The second education issue brief that K-12 educators should focus on is strengthening equitable access to arts education through the well-rounded education provisions of the Every Student Succeeds Act. ESSA, which was signed into law by President Obama in 2015, indicates that the arts are a part of a well-rounded education. Each state has an ESSA plan, which is easily located online. This legislation makes it way to the local level because each state and district is able to determine how to demonstrate accountability under this policy. ESSA provided states and school districts with more flexibility to determine how to meet federal guidelines for education. In researching the ESSA plan in your state and district, see if you can determine its impact on your practice as an educator and how funding at the local level is being allocated in your schools.

For members in Higher Education, there is an issue brief on strengthening the arts in higher education. This brief focuses on the reauthorization of the Higher Education Act. For professionals in the arts in Higher Education, this brief is important as it makes recommendations that increase access to quality education in the arts including: more options for financial assistance for students in the arts in higher education; loan forgiveness for students who work in public service positions after graduation; and oversight of for-profit colleges and universities that offer degrees in the arts.   

Advocating on the hill is a wonderful way to show your support for the arts across the country, and demonstrates to our representatives that our work should be considered a mandatory part of society and education. However, even if you cannot attend the National Arts Action Summit, you can get involved. The Americans for the Arts Action Fund provides a forum for individuals to stay current with the issues by signing up for arts action alerts that detail the progress of legislation. You can also locate your legislators and send messages to them directly through the website. Membership is FREE, and it is a great way to stay abreast of current issues and how to respond.

By following the steps above, you can make the connection between policy and its impact on your local community to present a compelling case to politicians at all levels. Also, by understanding the various levels of control over policy that trickles down from federal to state and local levels you, might find some of the information discussed useful in appealing to other stakeholders such as school boards, superintendents, other school administrators, and others. I encourage you to become involved and act. There is power in numbers, and remember that you do not have to reinvent the wheel in order to advocate!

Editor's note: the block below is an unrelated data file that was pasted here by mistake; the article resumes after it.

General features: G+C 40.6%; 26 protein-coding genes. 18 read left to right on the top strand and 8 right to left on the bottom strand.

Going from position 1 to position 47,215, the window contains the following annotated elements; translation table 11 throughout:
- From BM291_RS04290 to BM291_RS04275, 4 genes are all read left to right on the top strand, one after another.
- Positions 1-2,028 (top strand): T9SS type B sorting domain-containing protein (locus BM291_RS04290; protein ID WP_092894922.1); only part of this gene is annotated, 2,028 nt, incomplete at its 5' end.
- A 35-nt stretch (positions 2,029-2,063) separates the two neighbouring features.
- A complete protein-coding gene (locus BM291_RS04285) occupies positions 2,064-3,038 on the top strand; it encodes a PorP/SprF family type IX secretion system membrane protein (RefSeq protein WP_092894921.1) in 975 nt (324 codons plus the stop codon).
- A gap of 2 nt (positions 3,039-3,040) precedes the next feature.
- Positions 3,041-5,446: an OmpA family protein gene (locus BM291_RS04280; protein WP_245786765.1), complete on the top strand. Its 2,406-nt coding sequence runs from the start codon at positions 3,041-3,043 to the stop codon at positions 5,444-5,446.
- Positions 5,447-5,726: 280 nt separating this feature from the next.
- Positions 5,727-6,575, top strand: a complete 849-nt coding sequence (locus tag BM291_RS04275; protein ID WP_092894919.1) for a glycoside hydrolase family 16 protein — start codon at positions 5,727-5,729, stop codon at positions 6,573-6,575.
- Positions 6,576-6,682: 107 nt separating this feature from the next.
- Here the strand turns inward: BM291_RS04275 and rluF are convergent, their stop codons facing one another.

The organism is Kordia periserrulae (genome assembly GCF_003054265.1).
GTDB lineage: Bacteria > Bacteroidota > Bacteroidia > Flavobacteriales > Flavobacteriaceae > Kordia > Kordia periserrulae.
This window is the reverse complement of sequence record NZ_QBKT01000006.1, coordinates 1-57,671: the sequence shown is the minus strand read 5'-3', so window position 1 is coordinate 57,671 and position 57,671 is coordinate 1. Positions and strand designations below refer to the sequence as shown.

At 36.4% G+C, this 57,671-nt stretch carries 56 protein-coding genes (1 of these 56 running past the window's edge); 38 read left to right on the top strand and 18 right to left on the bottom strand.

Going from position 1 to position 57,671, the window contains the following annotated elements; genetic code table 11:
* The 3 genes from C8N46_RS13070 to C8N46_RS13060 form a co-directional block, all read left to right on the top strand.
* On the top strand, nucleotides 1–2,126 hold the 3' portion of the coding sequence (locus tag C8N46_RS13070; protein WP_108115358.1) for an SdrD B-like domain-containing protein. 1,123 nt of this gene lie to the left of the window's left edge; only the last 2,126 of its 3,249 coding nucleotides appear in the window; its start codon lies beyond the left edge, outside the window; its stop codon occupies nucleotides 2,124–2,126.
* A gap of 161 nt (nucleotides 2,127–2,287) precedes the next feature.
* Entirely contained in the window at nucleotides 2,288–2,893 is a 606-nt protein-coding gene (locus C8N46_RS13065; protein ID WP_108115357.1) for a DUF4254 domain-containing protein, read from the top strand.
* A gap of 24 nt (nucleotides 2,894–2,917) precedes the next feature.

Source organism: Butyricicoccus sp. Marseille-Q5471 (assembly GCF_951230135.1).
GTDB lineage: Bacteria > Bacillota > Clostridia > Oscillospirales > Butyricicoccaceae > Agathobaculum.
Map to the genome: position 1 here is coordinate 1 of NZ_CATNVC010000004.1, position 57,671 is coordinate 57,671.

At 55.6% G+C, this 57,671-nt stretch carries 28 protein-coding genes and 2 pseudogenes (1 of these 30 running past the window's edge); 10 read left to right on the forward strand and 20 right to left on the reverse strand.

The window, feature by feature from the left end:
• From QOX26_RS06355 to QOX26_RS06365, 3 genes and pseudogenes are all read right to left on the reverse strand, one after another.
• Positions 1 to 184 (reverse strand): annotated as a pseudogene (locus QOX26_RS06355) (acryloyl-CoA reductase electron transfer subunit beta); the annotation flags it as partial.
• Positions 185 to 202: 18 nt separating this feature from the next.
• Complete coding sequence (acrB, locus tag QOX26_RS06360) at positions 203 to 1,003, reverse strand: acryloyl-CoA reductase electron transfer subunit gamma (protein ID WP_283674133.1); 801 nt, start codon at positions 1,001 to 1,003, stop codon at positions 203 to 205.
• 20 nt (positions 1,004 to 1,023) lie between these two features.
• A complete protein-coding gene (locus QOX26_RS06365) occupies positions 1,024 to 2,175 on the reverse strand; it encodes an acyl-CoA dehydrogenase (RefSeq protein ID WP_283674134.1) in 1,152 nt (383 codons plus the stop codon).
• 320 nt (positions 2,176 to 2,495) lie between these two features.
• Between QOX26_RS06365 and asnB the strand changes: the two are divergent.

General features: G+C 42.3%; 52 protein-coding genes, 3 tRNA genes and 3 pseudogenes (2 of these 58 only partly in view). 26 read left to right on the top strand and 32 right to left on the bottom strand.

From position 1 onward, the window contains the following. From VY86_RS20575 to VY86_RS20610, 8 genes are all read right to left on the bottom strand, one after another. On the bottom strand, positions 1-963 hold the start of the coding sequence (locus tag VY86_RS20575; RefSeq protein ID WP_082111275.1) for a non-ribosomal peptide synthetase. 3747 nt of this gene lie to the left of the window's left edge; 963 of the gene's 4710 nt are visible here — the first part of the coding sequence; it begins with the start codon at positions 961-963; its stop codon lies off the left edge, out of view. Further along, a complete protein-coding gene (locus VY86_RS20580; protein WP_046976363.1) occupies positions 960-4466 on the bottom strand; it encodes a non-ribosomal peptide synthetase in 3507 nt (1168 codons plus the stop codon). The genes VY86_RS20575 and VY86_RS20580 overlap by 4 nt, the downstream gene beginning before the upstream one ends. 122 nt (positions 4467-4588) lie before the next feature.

Stephanie is a white woman with dark brown hair that is tucked behind her shoulders.  She is smiling in a black tank top against a blue back round.

Stephanie Milling is the Associate Chair and Undergraduate Director of the Department of Theatre and Dance at the University of South Carolina, as well as the Head of Dance Education and Interim Administrative Coordinator for Dance. Dr. Milling is an active arts advocate in the state and nation and received the South Carolina Dance Association’s Advocacy Award in 2012 and currently serves as the Advocacy Director for the National Dance Education Organization. In 2012, she was elected to serve as a Board Member for the South Carolina Arts Alliance and currently occupies the role of President for the organization. Dr. Milling’s creative and scholarly work revolves around the intersections of Women’s Studies and Dance, assessment, advocacy, and pedagogy. Her work has appeared in venues such as the Joyce Soho in New York City, the D.U.M.B.O. Dance Festival in Brooklyn, N.Y., Piccolo Spoleto, the annual conference for the National Dance Education Organization, and the Journal of Dance Education, Dance Education in Practice, and other national and international publications. Dr. Milling holds a Ph.D. in Dance and M.A. in Women’s Studies from Texas Woman’s University, an M.A in Dance Education from New York University, and a B.A. in French from Texas Christian University.